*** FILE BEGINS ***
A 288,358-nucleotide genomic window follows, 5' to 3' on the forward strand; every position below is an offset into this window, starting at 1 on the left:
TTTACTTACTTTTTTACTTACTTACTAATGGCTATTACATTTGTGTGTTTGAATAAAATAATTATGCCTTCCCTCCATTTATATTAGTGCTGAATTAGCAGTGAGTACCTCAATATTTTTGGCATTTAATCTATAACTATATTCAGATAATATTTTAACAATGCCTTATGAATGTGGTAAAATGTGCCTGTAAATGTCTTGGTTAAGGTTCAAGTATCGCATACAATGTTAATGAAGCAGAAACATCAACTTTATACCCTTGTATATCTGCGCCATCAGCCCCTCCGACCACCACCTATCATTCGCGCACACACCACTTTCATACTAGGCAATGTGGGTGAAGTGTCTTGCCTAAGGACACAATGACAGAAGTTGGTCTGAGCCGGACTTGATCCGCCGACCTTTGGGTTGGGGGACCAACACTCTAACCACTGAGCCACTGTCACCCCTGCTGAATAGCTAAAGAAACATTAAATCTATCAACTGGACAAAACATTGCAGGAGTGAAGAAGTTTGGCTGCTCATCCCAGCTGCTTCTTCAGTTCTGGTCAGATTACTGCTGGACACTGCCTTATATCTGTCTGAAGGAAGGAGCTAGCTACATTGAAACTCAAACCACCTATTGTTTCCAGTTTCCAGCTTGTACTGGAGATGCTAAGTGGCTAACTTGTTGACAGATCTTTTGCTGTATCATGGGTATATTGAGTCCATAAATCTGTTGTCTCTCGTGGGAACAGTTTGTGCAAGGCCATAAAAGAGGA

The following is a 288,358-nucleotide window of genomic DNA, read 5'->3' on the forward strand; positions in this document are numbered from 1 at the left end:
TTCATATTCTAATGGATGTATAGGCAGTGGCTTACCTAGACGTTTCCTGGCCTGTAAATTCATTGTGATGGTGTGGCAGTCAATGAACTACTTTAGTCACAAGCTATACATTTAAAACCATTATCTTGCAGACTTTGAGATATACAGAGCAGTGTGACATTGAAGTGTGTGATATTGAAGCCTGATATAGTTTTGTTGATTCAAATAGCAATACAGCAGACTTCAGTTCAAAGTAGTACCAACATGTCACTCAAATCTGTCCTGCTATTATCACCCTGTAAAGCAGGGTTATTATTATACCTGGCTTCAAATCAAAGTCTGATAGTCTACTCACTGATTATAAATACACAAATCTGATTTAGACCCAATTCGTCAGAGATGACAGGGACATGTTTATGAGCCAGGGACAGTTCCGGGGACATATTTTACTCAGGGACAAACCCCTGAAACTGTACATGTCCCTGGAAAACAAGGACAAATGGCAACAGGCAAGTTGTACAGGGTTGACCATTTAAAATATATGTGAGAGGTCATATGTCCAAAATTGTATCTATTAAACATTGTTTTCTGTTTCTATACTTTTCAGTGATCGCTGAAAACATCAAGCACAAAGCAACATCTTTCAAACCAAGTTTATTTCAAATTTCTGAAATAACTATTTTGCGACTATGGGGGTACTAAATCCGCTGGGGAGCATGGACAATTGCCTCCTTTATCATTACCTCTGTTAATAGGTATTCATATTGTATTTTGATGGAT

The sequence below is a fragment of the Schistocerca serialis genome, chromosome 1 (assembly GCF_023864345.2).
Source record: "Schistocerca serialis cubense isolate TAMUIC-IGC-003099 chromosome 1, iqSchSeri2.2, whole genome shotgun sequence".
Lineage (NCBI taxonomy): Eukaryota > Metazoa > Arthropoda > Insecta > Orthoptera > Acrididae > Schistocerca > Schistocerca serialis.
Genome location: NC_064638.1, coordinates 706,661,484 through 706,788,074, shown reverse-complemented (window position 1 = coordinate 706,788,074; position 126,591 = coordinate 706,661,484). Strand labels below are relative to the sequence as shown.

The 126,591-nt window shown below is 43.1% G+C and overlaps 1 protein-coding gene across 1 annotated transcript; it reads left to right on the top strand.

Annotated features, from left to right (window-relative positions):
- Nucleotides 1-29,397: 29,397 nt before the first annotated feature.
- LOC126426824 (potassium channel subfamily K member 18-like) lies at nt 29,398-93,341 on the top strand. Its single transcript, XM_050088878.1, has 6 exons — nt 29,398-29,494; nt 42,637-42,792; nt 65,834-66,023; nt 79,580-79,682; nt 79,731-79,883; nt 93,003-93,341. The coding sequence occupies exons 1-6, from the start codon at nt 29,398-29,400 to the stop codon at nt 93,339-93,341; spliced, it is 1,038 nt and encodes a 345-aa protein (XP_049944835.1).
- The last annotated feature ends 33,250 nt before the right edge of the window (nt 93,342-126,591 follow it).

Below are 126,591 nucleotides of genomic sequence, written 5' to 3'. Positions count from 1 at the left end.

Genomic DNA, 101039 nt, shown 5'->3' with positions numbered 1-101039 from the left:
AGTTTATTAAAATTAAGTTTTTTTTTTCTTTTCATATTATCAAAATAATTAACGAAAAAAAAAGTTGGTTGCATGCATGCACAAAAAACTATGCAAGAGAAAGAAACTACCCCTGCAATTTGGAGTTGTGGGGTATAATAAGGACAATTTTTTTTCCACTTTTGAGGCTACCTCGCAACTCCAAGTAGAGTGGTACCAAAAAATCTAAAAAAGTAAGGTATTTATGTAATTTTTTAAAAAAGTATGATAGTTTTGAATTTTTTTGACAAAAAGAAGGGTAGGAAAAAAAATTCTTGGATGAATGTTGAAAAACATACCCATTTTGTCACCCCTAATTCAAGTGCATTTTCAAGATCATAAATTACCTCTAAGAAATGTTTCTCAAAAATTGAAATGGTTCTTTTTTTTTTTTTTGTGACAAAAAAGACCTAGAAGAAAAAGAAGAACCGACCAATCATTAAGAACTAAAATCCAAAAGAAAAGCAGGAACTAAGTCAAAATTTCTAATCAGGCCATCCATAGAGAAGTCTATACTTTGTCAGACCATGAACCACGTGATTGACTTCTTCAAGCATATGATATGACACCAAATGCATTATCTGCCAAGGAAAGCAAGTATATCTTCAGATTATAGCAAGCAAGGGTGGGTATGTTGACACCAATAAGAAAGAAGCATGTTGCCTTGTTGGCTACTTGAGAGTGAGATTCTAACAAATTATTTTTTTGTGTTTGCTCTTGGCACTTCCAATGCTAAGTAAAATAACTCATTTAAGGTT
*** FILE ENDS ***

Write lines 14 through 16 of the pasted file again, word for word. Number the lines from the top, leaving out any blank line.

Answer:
Below are 126,591 nucleotides of genomic sequence, written 5' to 3'. Positions count from 1 at the left end.

Genomic DNA, 101039 nt, shown 5'->3' with positions numbered 1-101039 from the left:
AGTTTATTAAAATTAAGTTTTTTTTTTCTTTTCATATTATCAAAATAATTAACGAAAAAAAAAGTTGGTTGCATGCATGCACAAAAAACTATGCAAGAGAAAGAAACTACCCCTGCAATTTGGAGTTGTGGGGTATAATAAGGACAATTTTTTTTCCACTTTTGAGGCTACCTCGCAACTCCAAGTAGAGTGGTACCAAAAAATCTAAAAAAGTAAGGTATTTATGTAATTTTTTAAAAAAGTATGATAGTTTTGAATTTTTTTGACAAAAAGAAGGGTAGGAAAAAAAATTCTTGGATGAATGTTGAAAAACATACCCATTTTGTCACCCCTAATTCAAGTGCATTTTCAAGATCATAAATTACCTCTAAGAAATGTTTCTCAAAAATTGAAATGGTTCTTTTTTTTTTTTTTGTGACAAAAAAGACCTAGAAGAAAAAGAAGAACCGACCAATCATTAAGAACTAAAATCCAAAAGAAAAGCAGGAACTAAGTCAAAATTTCTAATCAGGCCATCCATAGAGAAGTCTATACTTTGTCAGACCATGAACCACGTGATTGACTTCTTCAAGCATATGATATGACACCAAATGCATTATCTGCCAAGGAAAGCAAGTATATCTTCAGATTATAGCAAGCAAGGGTGGGTATGTTGACACCAATAAGAAAGAAGCATGTTGCCTTGTTGGCTACTTGAGAGTGAGATTCTAACAAATTATTTTTTTGTGTTTGCTCTTGGCACTTCCAATGCTAAGTAAAATAACTCATTTAAGGTT